Red Bull’s Mercedes Penalty Appeal Rejected, F1 Officials Point to ‘Created’ Evidence
A recreated lap of Silverstone and allegations that gave the stewards “some concern” aren’t cutting it.
Red Bull decided earlier this week that it wasn't done banging on about the crash between Max Verstappen and Lewis Hamilton at the British Grand Prix. After the incident had escalated into an increasingly ugly war of words between Red Bull, Mercedes, and to some extent Hamilton and Verstappen themselves, a petition for the original penalty decision to be reviewed was lodged with the FIA stewards, set to be heard at 4 p.m. Hungarian time on Thursday.
In order for the review to be granted, Red Bull needed to submit "significant and relevant" new evidence. Teams have a history of not really understanding what this is, like when Ferrari submitted footage of Karun Chandhok's TV analysis to attempt to protest Sebastian Vettel's 2019 Canadian Grand Prix penalty. That was quite embarrassing—and pretty funny—but Red Bull seems to have gone a step further on every level, including crossing a line that Mercedes called an attempt to "tarnish the good name" of Hamilton.
Red Bull's evidence, as described in the FIA document, was a PowerPoint presentation of slides that included GPS data on how and where Hamilton and Verstappen's cars moved during the incident. This would have been available to the team and stewards at the time the original decision was made, so it couldn't cut it as new evidence, dismissing that straight off the bat.
Then what they describe gets a bit more...theatrical. Red Bull used its reserve driver to recreate the lines taken by Hamilton and Verstappen, both virtually and in the real world, and submitted footage of it.
Red Bull had what's called a "filming day" which is a limited-running event, not intended for testing but for getting the PR shots you need of your car for sponsors and b-roll, on July 22 at Silverstone. Former Red Bull driver Alex Albon was running the car for what should have been a fairly straightforward bit of glamor shot slow-running and as much actual testing as the engineers can get away with.
Instead, he appears to have found himself recreating a telenovela version of Hamilton and Verstappen's lines through Silverstone's Copse turn. Really, Albon was driving a Red Bull, on a completely different day, so none of what he did would have been relevant to what Hamilton did in a Mercedes previously. That's a level of investment in this saga that completely gives the lie to the claims Red Bull has been making that its primary concerns are the cost of the incident, at an alleged $1.8 million.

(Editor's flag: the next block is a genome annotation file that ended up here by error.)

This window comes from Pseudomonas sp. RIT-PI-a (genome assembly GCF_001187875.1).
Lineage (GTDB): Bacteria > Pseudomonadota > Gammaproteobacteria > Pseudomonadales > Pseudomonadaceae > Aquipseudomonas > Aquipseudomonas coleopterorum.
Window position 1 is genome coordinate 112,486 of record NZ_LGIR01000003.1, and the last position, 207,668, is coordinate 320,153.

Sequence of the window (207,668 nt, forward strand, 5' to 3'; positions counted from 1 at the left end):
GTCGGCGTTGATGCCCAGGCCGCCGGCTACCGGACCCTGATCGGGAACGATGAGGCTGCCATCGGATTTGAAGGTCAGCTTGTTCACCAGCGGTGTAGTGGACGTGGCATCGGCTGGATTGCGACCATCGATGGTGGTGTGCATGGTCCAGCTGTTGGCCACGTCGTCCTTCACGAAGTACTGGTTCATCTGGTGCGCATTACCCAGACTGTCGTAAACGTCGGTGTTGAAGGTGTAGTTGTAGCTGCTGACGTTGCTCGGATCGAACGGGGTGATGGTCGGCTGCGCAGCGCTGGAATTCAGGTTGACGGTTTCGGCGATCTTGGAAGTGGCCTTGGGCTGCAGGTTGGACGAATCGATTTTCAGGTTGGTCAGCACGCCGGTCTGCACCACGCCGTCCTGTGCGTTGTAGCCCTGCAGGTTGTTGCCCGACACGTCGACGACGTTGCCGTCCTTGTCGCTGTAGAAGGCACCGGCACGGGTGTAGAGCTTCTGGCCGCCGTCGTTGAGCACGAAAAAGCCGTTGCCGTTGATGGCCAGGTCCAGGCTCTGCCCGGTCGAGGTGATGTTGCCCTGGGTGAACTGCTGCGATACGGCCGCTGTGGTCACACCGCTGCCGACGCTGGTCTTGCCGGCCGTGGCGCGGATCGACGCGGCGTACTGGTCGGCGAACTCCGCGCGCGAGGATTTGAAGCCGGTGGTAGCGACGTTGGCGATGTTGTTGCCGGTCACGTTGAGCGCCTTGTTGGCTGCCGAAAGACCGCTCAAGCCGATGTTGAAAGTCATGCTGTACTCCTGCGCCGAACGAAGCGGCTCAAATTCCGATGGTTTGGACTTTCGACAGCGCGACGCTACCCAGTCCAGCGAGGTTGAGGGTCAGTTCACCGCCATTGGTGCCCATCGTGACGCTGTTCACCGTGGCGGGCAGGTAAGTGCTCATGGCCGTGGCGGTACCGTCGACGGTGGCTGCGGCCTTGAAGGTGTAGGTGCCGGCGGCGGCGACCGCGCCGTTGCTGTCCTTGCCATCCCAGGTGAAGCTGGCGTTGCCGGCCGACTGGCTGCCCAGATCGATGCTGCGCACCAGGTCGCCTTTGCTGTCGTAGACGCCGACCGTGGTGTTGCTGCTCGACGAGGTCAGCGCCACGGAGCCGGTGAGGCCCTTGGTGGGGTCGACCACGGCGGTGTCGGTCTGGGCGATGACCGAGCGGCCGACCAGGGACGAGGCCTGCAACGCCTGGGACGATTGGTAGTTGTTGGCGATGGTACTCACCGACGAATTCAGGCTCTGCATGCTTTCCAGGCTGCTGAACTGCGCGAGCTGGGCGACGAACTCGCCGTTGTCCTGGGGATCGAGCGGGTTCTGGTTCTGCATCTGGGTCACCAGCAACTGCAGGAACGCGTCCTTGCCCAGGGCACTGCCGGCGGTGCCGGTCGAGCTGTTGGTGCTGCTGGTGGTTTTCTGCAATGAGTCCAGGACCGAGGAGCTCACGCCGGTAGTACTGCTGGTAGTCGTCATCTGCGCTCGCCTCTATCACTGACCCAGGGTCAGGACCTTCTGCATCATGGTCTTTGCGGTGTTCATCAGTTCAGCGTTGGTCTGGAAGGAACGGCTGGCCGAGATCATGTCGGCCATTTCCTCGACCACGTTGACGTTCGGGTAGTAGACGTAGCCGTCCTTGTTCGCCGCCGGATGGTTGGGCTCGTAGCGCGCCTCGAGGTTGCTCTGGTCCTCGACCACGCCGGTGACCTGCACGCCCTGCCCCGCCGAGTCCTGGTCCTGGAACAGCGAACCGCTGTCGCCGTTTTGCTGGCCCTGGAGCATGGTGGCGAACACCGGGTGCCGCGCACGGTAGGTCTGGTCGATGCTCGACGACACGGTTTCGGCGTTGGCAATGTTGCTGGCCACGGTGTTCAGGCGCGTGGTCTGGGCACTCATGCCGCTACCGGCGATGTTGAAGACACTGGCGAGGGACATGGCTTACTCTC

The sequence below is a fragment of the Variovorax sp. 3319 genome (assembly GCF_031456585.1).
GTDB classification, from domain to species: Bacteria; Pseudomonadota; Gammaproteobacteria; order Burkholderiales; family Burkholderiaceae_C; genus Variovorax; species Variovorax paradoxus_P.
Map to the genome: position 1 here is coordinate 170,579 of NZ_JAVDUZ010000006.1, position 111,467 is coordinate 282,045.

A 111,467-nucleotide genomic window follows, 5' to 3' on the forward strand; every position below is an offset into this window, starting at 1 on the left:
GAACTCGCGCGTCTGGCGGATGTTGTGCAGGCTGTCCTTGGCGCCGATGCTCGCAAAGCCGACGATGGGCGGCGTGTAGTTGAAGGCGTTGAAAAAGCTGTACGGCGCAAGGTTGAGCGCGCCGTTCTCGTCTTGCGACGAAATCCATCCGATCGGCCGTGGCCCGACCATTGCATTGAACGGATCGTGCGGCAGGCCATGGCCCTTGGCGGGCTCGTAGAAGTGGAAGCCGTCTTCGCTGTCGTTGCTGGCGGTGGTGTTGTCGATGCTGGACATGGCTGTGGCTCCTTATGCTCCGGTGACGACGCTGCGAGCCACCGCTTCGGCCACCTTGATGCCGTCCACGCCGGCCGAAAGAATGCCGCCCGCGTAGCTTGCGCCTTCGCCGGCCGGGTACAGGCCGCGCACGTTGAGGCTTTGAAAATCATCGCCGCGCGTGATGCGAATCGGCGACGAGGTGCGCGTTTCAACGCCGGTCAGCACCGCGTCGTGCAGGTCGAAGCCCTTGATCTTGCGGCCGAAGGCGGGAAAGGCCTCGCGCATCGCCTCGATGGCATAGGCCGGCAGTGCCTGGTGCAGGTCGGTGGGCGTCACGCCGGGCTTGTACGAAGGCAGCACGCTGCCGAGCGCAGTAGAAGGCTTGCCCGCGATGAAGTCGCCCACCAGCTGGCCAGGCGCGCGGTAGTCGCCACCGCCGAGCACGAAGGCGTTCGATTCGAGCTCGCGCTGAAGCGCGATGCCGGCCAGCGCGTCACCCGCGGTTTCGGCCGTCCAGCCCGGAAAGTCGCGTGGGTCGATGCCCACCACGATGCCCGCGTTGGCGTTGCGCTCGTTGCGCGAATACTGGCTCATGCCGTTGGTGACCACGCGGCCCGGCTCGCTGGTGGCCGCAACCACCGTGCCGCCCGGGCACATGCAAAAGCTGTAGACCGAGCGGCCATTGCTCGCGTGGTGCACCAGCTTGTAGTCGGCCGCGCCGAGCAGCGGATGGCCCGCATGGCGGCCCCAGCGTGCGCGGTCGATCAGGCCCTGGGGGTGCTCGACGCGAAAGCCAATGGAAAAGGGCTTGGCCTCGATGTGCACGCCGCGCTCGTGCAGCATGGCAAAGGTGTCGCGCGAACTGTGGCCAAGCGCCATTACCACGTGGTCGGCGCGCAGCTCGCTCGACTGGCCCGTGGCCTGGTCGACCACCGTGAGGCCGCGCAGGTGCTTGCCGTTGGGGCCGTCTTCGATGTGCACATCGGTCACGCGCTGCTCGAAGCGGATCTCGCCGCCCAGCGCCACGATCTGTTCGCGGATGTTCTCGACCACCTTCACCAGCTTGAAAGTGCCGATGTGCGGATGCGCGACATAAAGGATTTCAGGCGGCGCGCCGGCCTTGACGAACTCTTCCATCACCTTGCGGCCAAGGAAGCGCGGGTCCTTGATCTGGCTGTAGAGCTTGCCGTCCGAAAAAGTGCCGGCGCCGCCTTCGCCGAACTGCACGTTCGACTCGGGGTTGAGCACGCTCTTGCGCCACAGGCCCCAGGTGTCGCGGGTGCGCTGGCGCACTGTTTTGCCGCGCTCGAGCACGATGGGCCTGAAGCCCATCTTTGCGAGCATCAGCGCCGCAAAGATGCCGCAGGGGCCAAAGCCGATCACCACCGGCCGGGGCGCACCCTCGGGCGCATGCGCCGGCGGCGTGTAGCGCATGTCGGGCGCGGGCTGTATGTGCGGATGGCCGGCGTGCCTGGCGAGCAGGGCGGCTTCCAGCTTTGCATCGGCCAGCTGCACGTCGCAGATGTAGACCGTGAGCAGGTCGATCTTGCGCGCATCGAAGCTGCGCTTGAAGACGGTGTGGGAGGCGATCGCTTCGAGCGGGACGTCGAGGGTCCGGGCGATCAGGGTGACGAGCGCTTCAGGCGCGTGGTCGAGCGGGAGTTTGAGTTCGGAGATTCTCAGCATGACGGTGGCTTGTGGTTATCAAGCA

Obviously, you cannot use dramatic recreations as new evidence. The FIA says anything significant and relevant would have to be discovered, not "created," so Red Bull's petition for a review was not granted.
In addition to not granting the review, though, the document ended with an interesting paragraph. "The Stewards note, with some concern, certain allegations made in the Competitor's above letter. Such allegations may or may not have been relevant to the Stewards if the Petition for Review had been granted. The Stewards may have addressed these allegations directly in any decision that would have followed. The Petition having been dismissed, the Stewards make no comments on these allegations."
Mercedes elaborated on what those allegations entailed in a statement posted to social media. "In addition to bringing this incident to a close, we hope that this decision will mark the end of a concerted attempt by the senior management of Red Bull Racing to tarnish the good name and sporting integrity of Lewis Hamilton, including in the documents submitted for their unsuccessful right of review."
While a lot of the theatrics surrounding this are pretty entertaining in the wild, Netflix ride that is F1, it's worth remembering that things got so ugly after the Grand Prix that even the FIA—silent on this matter for the whole of Hamilton's career previously—had to step in and ask fans to stop racially abusing him on social media.
This has been a seriously ugly chapter, now closed just before F1's summer break. Let's hope the rest of a genuinely exciting title fight isn't soured by what's happened because Verstappen and Hamilton are worthy rivals, whose on-track fight is more than enough drama.
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